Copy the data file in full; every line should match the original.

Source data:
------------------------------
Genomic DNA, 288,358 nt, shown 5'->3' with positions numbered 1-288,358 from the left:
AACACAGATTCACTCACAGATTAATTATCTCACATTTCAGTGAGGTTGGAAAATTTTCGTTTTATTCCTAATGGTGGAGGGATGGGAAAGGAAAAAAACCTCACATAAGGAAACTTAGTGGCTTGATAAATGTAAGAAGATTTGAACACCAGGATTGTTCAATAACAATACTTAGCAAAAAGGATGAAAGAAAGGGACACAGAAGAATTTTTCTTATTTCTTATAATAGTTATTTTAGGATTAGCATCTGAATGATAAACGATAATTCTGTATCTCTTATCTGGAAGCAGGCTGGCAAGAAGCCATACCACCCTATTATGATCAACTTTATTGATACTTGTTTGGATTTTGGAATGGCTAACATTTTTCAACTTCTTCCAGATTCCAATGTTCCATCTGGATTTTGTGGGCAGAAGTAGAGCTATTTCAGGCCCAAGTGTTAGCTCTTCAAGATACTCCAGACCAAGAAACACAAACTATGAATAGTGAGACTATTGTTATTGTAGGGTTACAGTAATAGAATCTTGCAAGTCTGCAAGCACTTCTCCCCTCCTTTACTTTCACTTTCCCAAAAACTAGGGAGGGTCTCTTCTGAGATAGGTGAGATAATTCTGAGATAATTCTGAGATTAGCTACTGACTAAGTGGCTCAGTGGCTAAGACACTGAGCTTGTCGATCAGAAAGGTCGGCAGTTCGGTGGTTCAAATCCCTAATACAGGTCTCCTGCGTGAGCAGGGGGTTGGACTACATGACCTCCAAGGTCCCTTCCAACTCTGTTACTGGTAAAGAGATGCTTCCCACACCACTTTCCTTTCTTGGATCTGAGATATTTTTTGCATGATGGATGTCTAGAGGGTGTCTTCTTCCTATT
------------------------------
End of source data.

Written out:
Genomic DNA, 288,358 nt, shown 5'->3' with positions numbered 1-288,358 from the left:
AACACAGATTCACTCACAGATTAATTATCTCACATTTCAGTGAGGTTGGAAAATTTTCGTTTTATTCCTAATGGTGGAGGGATGGGAAAGGAAAAAAACCTCACATAAGGAAACTTAGTGGCTTGATAAATGTAAGAAGATTTGAACACCAGGATTGTTCAATAACAATACTTAGCAAAAAGGATGAAAGAAAGGGACACAGAAGAATTTTTCTTATTTCTTATAATAGTTATTTTAGGATTAGCATCTGAATGATAAACGATAATTCTGTATCTCTTATCTGGAAGCAGGCTGGCAAGAAGCCATACCACCCTATTATGATCAACTTTATTGATACTTGTTTGGATTTTGGAATGGCTAACATTTTTCAACTTCTTCCAGATTCCAATGTTCCATCTGGATTTTGTGGGCAGAAGTAGAGCTATTTCAGGCCCAAGTGTTAGCTCTTCAAGATACTCCAGACCAAGAAACACAAACTATGAATAGTGAGACTATTGTTATTGTAGGGTTACAGTAATAGAATCTTGCAAGTCTGCAAGCACTTCTCCCCTCCTTTACTTTCACTTTCCCAAAAACTAGGGAGGGTCTCTTCTGAGATAGGTGAGATAATTCTGAGATAATTCTGAGATTAGCTACTGACTAAGTGGCTCAGTGGCTAAGACACTGAGCTTGTCGATCAGAAAGGTCGGCAGTTCGGTGGTTCAAATCCCTAATACAGGTCTCCTGCGTGAGCAGGGGGTTGGACTACATGACCTCCAAGGTCCCTTCCAACTCTGTTACTGGTAAAGAGATGCTTCCCACACCACTTTCCTTTCTTGGATCTGAGATATTTTTTGCATGATGGATGTCTAGAGGGTGTCTTCTTCCTATT